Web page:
In Uganda there is free education at both primary and secondary education levels. However, orphans and other vulnerable children face a lot of challenges and problems that force them to drop out of school. These children lack the equipment which is essential to support them at school, such as uniforms, pens, books, pocket money, and food. Some may even need support for their guardians at home through agriculture credit.
As a matter of fact many of these orphans and vulnerable children find their way onto streets of Kabale, looking for ways of obtaining these requirements. In order to meet these needs, therefore, COVUCA has been established.
What COVUCA is
COVUCA is a community-based organisation, operating in Kabale District of south western Uganda with the mission to respond to the needs of orphans and vulnerable children and their families in Kabale. Its objectives are :
- to increase awareness, prevention, control and care support interventions concerning HIV/AIDS,
- to support initiatives and awareness programmes,
- to empower children living with HIV/AIDS, youth and vulnerable groups,
- to establish anti-AIDS peer support clubs in schools.
- to provide training in abstinence and faithfulness as components of a prevention campaign about HIV/AIDS for schools, for youth out of school and for guardians of orphans and vulnerable children.
What COVUCA does
To achieve these objectives, COVUCA promotes a variety of activities :
* It undertakes HIV/AIDS awareness and prevention initiatives.
* It improves the lives of orphans and vulnerable children affected by HIV/AIDS by strengthening the community and managing responses to meet the needs of orphans and vulnerable children with those looking after them, especially grandmothers.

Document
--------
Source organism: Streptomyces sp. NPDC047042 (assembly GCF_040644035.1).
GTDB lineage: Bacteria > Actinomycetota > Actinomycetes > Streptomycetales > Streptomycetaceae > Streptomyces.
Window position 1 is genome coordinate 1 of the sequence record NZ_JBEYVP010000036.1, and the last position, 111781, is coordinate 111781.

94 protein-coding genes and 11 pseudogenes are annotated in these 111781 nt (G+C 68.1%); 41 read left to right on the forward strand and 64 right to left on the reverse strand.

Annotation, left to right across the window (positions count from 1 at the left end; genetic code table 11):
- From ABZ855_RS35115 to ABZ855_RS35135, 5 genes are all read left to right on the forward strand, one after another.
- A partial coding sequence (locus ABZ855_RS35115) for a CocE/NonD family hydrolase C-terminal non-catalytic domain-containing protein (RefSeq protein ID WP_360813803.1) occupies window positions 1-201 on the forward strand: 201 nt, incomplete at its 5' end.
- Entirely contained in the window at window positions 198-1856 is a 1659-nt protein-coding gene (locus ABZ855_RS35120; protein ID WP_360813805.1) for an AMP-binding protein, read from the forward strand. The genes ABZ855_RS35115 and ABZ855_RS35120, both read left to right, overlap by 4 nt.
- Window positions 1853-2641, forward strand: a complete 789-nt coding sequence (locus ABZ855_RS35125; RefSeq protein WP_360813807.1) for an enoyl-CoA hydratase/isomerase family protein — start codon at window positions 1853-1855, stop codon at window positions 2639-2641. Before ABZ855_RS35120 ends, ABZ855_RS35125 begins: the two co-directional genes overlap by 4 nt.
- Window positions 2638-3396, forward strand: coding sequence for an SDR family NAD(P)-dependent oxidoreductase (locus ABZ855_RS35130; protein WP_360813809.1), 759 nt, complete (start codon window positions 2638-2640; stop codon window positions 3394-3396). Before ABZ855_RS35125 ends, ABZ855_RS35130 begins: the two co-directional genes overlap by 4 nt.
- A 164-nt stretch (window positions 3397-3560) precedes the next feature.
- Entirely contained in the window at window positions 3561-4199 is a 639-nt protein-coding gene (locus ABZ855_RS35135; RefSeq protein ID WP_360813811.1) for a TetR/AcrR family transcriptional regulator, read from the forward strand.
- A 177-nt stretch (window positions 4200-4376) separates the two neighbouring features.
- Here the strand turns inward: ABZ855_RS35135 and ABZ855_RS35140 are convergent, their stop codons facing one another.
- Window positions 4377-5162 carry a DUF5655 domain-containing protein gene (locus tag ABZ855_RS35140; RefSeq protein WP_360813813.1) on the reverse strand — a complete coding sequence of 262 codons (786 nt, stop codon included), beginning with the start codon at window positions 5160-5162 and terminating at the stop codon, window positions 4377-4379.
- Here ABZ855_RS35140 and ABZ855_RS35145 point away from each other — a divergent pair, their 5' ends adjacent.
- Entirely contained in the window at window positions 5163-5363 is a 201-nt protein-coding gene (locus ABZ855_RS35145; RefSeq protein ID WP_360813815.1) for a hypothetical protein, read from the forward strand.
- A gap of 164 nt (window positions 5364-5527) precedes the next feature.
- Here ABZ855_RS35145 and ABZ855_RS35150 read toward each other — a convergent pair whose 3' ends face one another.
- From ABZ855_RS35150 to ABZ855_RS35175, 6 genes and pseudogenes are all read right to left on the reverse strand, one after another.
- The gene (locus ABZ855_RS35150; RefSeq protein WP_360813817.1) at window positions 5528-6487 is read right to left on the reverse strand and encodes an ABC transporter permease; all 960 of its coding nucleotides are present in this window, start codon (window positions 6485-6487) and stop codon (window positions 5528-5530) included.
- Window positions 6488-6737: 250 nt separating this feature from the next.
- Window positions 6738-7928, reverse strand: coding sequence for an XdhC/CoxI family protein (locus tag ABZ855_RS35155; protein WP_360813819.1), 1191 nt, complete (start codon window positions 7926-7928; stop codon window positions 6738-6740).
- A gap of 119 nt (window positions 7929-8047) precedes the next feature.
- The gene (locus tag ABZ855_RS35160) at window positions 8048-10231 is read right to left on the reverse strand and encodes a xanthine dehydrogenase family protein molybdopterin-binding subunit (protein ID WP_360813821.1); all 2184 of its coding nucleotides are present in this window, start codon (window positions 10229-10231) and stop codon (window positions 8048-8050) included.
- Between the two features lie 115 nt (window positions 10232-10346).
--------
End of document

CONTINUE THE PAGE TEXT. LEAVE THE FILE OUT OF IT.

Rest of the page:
* COVUCA offers school fees to thirty primary pupils and twenty secondary students. There are ten technical students and fifty other students whom we provide with scholastic materials such as pens, pencils books and uniforms for their respective schools.
* The organisation has established an agriculture credit scheme that seeks to provide small loans for the grandparents of these children, since these guardians are always engaged in agriculture. This will help them to have enough food to support their families and have surplus to sell as a way of sustaining themselves and providing food for these children. This credit will also raise incomes in order to support these grandparents in future, and so offer greater security in their livelihoods through sustainable agriculture and food programmes.
* The Association has established a committee of five people who monitor the activities of the organisation. The committee is comprised of two men and three women, and they go into schools, visiting the orphans twice a term to make sure that the children have all they require. They also visit the children’s guardians to check on their needs.
How COVUCA is funded
The Association is composed of twenty-five members who contribute monthly towards the fund from their meagre incomes to support the 110 students mentioned above. To provide support for an orphan requires about $600 per annum.
Since COVUCA’s funds are still small, we are seeking more partners and donors to help in looking after these orphans and vulnerable children, and to provide support for their families and guardians, especially their grandmothers.
Following the implementation of the objectives listed above, the Association expects the following results :
* improved lives for orphans and vulnerable children and their guardians,
* increased awareness of HIV/AIDS,
* reduced incidence of HIV/AIDS among youth, orphans, and vulnerable children,
* 100 orphans and vulnerable children supported to access education each year.
Although COVUCA has already met the needs of many children, there is considerable demand for further support. If we access more funds we shall expand our services to many orphans and vulnerable children and their guardians who look after them through the provisions of fees and scholastic material. We therefore call upon people of good will to reach out to meet the needs of these children and their guardians and any contribution and support which can be provided in helping these children will be greatly appreciated.
In the August edition of the Webmag, we explained that a study of social work files covering the last three or four decades had suggested that there were lessons for today’s practitioners. For the purpose of this series, six topics have been chosen, and in each case, David Lane describes what he has found out from the files, and Chris Durkin comments from the viewpoint of current practice and teaching about social work. It should be emphasised that the Lessons will all focus on general issues, and will not disclose any confidential information.